Many of the nation's governors are planning to take advantage of their states' growing surpluses and revenues by pushing for tax cuts, increasing school spending, and freezing college tuitions, but some are urging caution before rushing to spend the windfalls.
The calls to spend the extra money aren't falling along traditional party lines, reports The Wall Street Journal.
For example, California Democratic Gov. Jerry Brown, saying that "boom and bust is our lot," advocates using his state's expected $4.6 billion surplus to build reserves and pay down the state's massive debt instead of spending it on new programs.
However, Wisconsin's Republican Gov. Scott Walker is seeking tax cuts while putting money toward job training programs, and in New York, Democratic Gov. Andrew Cuomo wants to cut taxes as well, but still spend billions to expand a statewide prekindergarten program and address other education concerns.
"What do you do with a surplus? Give it back to the people who earned it," said Walker in his annual state of the state speech.
But economists are warning that the tax revenue surge is starting to slow down and election-year debates are beginning to intensify over whether to sock the money away as a rainy day cushion, spend it on new programs, or return it to residents in the form of tax breaks. The debates are exposing differing views, even within the parties.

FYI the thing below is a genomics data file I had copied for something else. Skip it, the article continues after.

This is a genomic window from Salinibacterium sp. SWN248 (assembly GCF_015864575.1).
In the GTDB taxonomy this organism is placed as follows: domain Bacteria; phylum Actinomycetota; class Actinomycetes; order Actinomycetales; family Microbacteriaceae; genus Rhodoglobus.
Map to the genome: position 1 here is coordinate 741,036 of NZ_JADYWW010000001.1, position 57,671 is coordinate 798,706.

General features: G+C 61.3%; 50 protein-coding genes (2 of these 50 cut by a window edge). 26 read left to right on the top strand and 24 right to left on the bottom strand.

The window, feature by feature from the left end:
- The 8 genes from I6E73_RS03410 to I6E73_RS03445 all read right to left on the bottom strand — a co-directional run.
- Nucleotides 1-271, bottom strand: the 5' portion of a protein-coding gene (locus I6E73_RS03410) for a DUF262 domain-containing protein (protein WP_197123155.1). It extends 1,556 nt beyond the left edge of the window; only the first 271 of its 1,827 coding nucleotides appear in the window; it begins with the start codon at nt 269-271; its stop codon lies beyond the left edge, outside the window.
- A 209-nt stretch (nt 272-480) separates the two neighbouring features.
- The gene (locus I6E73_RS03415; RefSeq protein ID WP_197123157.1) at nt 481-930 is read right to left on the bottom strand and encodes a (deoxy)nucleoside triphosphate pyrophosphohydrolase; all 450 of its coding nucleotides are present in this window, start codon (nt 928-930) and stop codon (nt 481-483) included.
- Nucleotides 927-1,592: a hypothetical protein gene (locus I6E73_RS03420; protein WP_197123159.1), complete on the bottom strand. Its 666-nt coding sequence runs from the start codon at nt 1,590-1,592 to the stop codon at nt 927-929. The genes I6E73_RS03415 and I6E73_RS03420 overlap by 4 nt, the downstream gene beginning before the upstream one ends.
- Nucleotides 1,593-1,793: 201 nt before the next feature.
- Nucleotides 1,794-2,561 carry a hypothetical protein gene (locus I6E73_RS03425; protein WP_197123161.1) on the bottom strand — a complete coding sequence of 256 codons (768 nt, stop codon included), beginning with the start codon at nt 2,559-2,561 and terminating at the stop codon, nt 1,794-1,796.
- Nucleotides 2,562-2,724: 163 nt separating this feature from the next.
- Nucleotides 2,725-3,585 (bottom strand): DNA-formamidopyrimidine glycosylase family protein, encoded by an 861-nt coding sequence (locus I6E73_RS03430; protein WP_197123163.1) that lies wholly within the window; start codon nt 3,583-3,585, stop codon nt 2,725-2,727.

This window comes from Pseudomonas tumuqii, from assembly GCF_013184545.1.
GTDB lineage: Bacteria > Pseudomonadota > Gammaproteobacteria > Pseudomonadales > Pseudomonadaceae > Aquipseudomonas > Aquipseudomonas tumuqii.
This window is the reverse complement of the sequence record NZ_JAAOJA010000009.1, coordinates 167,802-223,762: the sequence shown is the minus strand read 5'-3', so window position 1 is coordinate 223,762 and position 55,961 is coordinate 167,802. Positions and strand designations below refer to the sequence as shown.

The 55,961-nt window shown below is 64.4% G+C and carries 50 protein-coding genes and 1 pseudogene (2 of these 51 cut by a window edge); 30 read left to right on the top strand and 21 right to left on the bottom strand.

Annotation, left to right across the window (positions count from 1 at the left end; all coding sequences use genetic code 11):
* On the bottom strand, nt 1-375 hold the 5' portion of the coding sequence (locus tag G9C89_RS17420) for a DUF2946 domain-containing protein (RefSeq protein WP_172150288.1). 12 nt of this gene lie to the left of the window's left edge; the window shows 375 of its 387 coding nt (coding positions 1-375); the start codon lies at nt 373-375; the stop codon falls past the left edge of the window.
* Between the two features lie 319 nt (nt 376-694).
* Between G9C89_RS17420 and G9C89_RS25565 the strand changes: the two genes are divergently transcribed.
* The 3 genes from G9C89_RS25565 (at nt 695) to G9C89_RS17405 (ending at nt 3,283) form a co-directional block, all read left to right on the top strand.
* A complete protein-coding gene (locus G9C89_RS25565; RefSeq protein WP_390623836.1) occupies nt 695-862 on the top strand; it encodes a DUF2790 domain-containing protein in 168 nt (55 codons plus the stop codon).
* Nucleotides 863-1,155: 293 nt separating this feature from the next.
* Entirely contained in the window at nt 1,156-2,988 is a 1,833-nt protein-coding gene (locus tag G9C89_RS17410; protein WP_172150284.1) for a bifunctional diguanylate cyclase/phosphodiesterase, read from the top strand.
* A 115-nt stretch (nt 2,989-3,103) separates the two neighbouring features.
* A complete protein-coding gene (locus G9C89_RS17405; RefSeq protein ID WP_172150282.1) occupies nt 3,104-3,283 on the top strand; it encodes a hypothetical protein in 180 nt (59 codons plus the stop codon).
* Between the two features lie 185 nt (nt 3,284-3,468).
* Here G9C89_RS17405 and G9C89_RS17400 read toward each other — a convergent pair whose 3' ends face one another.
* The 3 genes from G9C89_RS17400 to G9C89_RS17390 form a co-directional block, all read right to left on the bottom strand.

For example, Michigan GOP Gov. Rick Snyder is preparing to face off with his fellow Republicans who control the legislature over how much to cut taxes and how much to hold back for possible troubles ahead.
Tax revenues dropped in 2009 as the recession ended, the Journal reports, but recovered to prerecession levels by the middle of last year. In 2012, however, revenues started growing again in many states and continued to rise well into the 2013 fiscal year.
State reserves hit $67 billion last year, reports the National Association of State Budget Officers, but economists project that revenue growth this year could be less than half of what it was last year.
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